The time has come: I'm rebuilding my website (again). Welcome to v5! 1

v5 changes from v4 in a number of more and less visible ways–here's a quick overview.

The less visible

New tech

This website is now built using Astro.

I first heard about Astro from Connor, before following along Robin Rendle's firsthand experience with it. He ended up having justified doubts about it, but still: after spending less than a minute on the Astro website, I was convinced to switch.

By default, websites built with Astro send zero bytes of JavaScript to the browser. They are truly static, made of only HTML and CSS.

But they don't abandon interactivity completely: Astro runs any JavaScript at build time, and it supports something called partial hydration. So for example:

  • I'm fetching data from a weather API to show an appropriate greeting on the homepage: "Hello from sunny/rainy/stormy/... Berlin". The call happens at build time, so your browser never has to fetch the data itself 2
  • any interactive component can be selectively hydrated, i.e. transformed from static markup to dynamic JavaScript, to do anything that a modern SPA can do. This has been called an island architecture–I like the metaphor :)

Finally, Astro also supports my favorite tooling out of the box: Tailwind for styling3, Markdown (with remark plugins!) for writing articles, TypeScript, and more.

Too good to be true? A little: Astro is still in early beta, so it still has a lot of bugs and crucially lacks developer tools like formatters or proper TypeScript type-checking.

Fortunately, Astro is under active development, and these issues are being worked on4. Exciting!

Better accessibility

I want everyone who visits this website to have a good experience with it, so I'm trying to make it as inclusive as possible.

So far, this has involved:

  • proper keyboard navigation and focus styles (unfortunately, Tailwind strips off these styles by default, so you need to set them explicitly)
  • a skip link for keyboard/screen reader users (what is a skip link?)
  • a dark/light theme switcher based on your OS's preferred color scheme (read the rationale on Heydon Pickering's excellent Inclusive Component)
  • accessible footnotes (in progress: this is soon to be my first contribution to Astro!)

Speaking of which, it looks like you're using a screen reader. If you have any feedback or suggestions, I'd love to hear them! You can contact me any time at [email protected].

The more visible

New styles

I started using a font called Fern by David Jonathan Ross. It's more playful and laid back than my v4 font, Bitter, a slab serif by Sol Matas. I also love its small caps, italics, and ornaments: ✷❧

To complement the font, I'm in the process of refining a fern-inspired color palette, with forest greens and mineral oranges. The biggest challenge so far is to make it suitable for both light and dark themes.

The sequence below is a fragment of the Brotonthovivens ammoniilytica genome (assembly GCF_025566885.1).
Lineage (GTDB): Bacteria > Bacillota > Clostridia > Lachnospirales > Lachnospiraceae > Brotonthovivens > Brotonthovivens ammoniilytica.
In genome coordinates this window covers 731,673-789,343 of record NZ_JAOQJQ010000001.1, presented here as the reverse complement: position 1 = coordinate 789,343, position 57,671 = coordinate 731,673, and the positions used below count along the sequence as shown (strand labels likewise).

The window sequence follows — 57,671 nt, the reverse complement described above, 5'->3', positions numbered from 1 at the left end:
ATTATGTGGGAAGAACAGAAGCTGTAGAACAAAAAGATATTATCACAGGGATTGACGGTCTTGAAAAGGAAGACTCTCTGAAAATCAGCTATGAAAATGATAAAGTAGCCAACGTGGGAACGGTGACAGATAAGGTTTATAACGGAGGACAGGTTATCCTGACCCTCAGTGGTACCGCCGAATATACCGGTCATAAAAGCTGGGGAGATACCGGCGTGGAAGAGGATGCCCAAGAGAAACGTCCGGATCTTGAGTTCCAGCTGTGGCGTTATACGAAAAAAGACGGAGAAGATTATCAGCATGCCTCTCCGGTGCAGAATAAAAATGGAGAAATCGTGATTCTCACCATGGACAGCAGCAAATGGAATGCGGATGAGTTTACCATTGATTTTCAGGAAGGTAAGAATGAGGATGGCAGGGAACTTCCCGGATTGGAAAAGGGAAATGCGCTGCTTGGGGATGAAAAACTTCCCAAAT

New contents

The content on this website will be published in the form of "notes" (term borrowed from Robin Rendle). Notes can vary in length from a tweet to an essay, they can come out several times a day or once a year, and they can (and will) cover a variety of topics.

One of the things I've struggled with in the past when publishing is setting too many fences, too quickly. Think: coming up with types of content and content categories upfront, or committing to strict schedules only to drop everything when I would fall behind.

This time, I want to start without fences, grow this space more organically, and see where this goes.

Also, notes can end abruptly and they can sometimes feel like unfinished thou


  1. I built my first few websites with WordPress (v1.x), then went through a couple homepages using Gatsby (v2, v3), one using Next.js (v4), and finally this one: v5.

  2. This should generally be the default, to avoid unnecessary runtime network requests (why ask every visitor to fetch the same data when a server can do it once and share it with everyone?) Of course, the challenge becomes building the website often enough to keep the data up-to-date—mine autodeploys every two hours (Update, September 3rd: I'm now making the call at runtime to avoid the CRON builds). Also, if a data source is highly dynamic, like a comment section, you might still want to fetch data at runtime. Luckily, Astro has a solution for this—go back to the second bullet point:

  3. Update, September 12th: I've stopped using Tailwind on this website in favor of vanilla CSS.

  4. There's an issue about the lacking type-checking, and a Prettier plugin is currently being built into the Astro VSCode extension.